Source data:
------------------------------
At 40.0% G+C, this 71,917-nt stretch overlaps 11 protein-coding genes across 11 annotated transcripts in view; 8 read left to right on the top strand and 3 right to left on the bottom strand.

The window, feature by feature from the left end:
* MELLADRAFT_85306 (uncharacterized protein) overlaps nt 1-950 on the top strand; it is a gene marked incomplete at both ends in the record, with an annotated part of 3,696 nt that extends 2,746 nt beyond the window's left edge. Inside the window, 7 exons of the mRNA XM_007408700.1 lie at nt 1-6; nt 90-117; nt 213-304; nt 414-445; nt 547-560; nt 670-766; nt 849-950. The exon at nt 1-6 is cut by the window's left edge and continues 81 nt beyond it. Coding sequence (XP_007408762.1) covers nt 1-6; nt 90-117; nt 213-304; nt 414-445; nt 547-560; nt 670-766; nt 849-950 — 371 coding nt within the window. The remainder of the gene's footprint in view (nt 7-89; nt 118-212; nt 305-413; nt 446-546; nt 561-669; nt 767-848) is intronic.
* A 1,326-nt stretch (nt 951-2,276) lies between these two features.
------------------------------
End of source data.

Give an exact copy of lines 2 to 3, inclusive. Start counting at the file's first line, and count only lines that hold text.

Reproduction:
The window, feature by feature from the left end:
* MELLADRAFT_85306 (uncharacterized protein) overlaps nt 1-950 on the top strand; it is a gene marked incomplete at both ends in the record, with an annotated part of 3,696 nt that extends 2,746 nt beyond the window's left edge. Inside the window, 7 exons of the mRNA XM_007408700.1 lie at nt 1-6; nt 90-117; nt 213-304; nt 414-445; nt 547-560; nt 670-766; nt 849-950. The exon at nt 1-6 is cut by the window's left edge and continues 81 nt beyond it. Coding sequence (XP_007408762.1) covers nt 1-6; nt 90-117; nt 213-304; nt 414-445; nt 547-560; nt 670-766; nt 849-950 — 371 coding nt within the window. The remainder of the gene's footprint in view (nt 7-89; nt 118-212; nt 305-413; nt 446-546; nt 561-669; nt 767-848) is intronic.